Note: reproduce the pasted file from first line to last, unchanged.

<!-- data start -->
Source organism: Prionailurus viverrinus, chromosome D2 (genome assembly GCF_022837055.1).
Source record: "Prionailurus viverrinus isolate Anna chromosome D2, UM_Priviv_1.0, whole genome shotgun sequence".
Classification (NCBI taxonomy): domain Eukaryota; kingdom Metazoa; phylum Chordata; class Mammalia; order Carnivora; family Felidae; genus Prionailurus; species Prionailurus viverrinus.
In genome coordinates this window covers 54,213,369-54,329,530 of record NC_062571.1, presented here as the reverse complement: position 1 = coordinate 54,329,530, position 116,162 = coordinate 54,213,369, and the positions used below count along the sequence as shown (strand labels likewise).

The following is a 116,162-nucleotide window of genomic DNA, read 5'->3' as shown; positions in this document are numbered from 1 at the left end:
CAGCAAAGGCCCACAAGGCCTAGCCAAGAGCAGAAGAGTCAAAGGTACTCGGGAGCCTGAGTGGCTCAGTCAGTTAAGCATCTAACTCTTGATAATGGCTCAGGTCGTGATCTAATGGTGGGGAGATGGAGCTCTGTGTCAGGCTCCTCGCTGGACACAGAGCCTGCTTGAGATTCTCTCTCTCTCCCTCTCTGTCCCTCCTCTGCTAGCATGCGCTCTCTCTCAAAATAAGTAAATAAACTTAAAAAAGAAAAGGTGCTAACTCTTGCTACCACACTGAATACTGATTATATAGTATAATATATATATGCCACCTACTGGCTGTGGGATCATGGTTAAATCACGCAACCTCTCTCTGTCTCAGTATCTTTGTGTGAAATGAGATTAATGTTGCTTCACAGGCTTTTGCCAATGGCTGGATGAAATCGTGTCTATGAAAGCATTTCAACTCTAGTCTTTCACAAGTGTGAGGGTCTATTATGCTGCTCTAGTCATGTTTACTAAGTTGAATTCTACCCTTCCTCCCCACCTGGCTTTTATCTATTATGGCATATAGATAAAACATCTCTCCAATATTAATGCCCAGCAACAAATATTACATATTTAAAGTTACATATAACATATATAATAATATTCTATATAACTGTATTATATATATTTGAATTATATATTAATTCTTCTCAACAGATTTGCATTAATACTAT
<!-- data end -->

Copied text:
Source organism: Prionailurus viverrinus, chromosome D2 (genome assembly GCF_022837055.1).
Source record: "Prionailurus viverrinus isolate Anna chromosome D2, UM_Priviv_1.0, whole genome shotgun sequence".
Classification (NCBI taxonomy): domain Eukaryota; kingdom Metazoa; phylum Chordata; class Mammalia; order Carnivora; family Felidae; genus Prionailurus; species Prionailurus viverrinus.
In genome coordinates this window covers 54,213,369-54,329,530 of record NC_062571.1, presented here as the reverse complement: position 1 = coordinate 54,329,530, position 116,162 = coordinate 54,213,369, and the positions used below count along the sequence as shown (strand labels likewise).

The following is a 116,162-nucleotide window of genomic DNA, read 5'->3' as shown; positions in this document are numbered from 1 at the left end:
CAGCAAAGGCCCACAAGGCCTAGCCAAGAGCAGAAGAGTCAAAGGTACTCGGGAGCCTGAGTGGCTCAGTCAGTTAAGCATCTAACTCTTGATAATGGCTCAGGTCGTGATCTAATGGTGGGGAGATGGAGCTCTGTGTCAGGCTCCTCGCTGGACACAGAGCCTGCTTGAGATTCTCTCTCTCTCCCTCTCTGTCCCTCCTCTGCTAGCATGCGCTCTCTCTCAAAATAAGTAAATAAACTTAAAAAAGAAAAGGTGCTAACTCTTGCTACCACACTGAATACTGATTATATAGTATAATATATATATGCCACCTACTGGCTGTGGGATCATGGTTAAATCACGCAACCTCTCTCTGTCTCAGTATCTTTGTGTGAAATGAGATTAATGTTGCTTCACAGGCTTTTGCCAATGGCTGGATGAAATCGTGTCTATGAAAGCATTTCAACTCTAGTCTTTCACAAGTGTGAGGGTCTATTATGCTGCTCTAGTCATGTTTACTAAGTTGAATTCTACCCTTCCTCCCCACCTGGCTTTTATCTATTATGGCATATAGATAAAACATCTCTCCAATATTAATGCCCAGCAACAAATATTACATATTTAAAGTTACATATAACATATATAATAATATTCTATATAACTGTATTATATATATTTGAATTATATATTAATTCTTCTCAACAGATTTGCATTAATACTAT